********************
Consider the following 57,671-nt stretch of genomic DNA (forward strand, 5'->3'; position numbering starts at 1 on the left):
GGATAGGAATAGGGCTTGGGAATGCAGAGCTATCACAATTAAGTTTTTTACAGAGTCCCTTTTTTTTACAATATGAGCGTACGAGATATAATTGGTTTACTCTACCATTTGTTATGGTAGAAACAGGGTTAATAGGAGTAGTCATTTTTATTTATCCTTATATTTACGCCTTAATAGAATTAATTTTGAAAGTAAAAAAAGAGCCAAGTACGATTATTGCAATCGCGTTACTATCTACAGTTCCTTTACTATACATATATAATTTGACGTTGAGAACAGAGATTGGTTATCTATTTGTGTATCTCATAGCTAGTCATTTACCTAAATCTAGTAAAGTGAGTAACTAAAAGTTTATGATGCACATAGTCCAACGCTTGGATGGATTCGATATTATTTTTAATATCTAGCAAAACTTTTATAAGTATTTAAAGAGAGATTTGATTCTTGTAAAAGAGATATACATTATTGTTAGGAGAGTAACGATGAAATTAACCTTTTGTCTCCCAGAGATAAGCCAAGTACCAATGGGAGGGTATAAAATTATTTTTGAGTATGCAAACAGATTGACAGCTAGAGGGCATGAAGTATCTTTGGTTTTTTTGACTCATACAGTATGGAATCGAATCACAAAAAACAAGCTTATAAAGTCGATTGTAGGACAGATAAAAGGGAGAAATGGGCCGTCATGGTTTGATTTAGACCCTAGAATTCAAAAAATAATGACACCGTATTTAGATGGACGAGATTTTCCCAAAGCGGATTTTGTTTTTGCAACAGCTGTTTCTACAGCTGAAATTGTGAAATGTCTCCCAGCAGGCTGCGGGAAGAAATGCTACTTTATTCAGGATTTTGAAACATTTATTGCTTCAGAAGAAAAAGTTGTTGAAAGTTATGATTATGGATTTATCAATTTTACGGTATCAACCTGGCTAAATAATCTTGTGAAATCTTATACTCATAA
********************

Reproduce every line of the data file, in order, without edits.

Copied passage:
Consider the following 57,671-nt stretch of genomic DNA (forward strand, 5'->3'; position numbering starts at 1 on the left):
GGATAGGAATAGGGCTTGGGAATGCAGAGCTATCACAATTAAGTTTTTTACAGAGTCCCTTTTTTTTACAATATGAGCGTACGAGATATAATTGGTTTACTCTACCATTTGTTATGGTAGAAACAGGGTTAATAGGAGTAGTCATTTTTATTTATCCTTATATTTACGCCTTAATAGAATTAATTTTGAAAGTAAAAAAAGAGCCAAGTACGATTATTGCAATCGCGTTACTATCTACAGTTCCTTTACTATACATATATAATTTGACGTTGAGAACAGAGATTGGTTATCTATTTGTGTATCTCATAGCTAGTCATTTACCTAAATCTAGTAAAGTGAGTAACTAAAAGTTTATGATGCACATAGTCCAACGCTTGGATGGATTCGATATTATTTTTAATATCTAGCAAAACTTTTATAAGTATTTAAAGAGAGATTTGATTCTTGTAAAAGAGATATACATTATTGTTAGGAGAGTAACGATGAAATTAACCTTTTGTCTCCCAGAGATAAGCCAAGTACCAATGGGAGGGTATAAAATTATTTTTGAGTATGCAAACAGATTGACAGCTAGAGGGCATGAAGTATCTTTGGTTTTTTTGACTCATACAGTATGGAATCGAATCACAAAAAACAAGCTTATAAAGTCGATTGTAGGACAGATAAAAGGGAGAAATGGGCCGTCATGGTTTGATTTAGACCCTAGAATTCAAAAAATAATGACACCGTATTTAGATGGACGAGATTTTCCCAAAGCGGATTTTGTTTTTGCAACAGCTGTTTCTACAGCTGAAATTGTGAAATGTCTCCCAGCAGGCTGCGGGAAGAAATGCTACTTTATTCAGGATTTTGAAACATTTATTGCTTCAGAAGAAAAAGTTGTTGAAAGTTATGATTATGGATTTATCAATTTTACGGTATCAACCTGGCTAAATAATCTTGTGAAATCTTATACTCATAA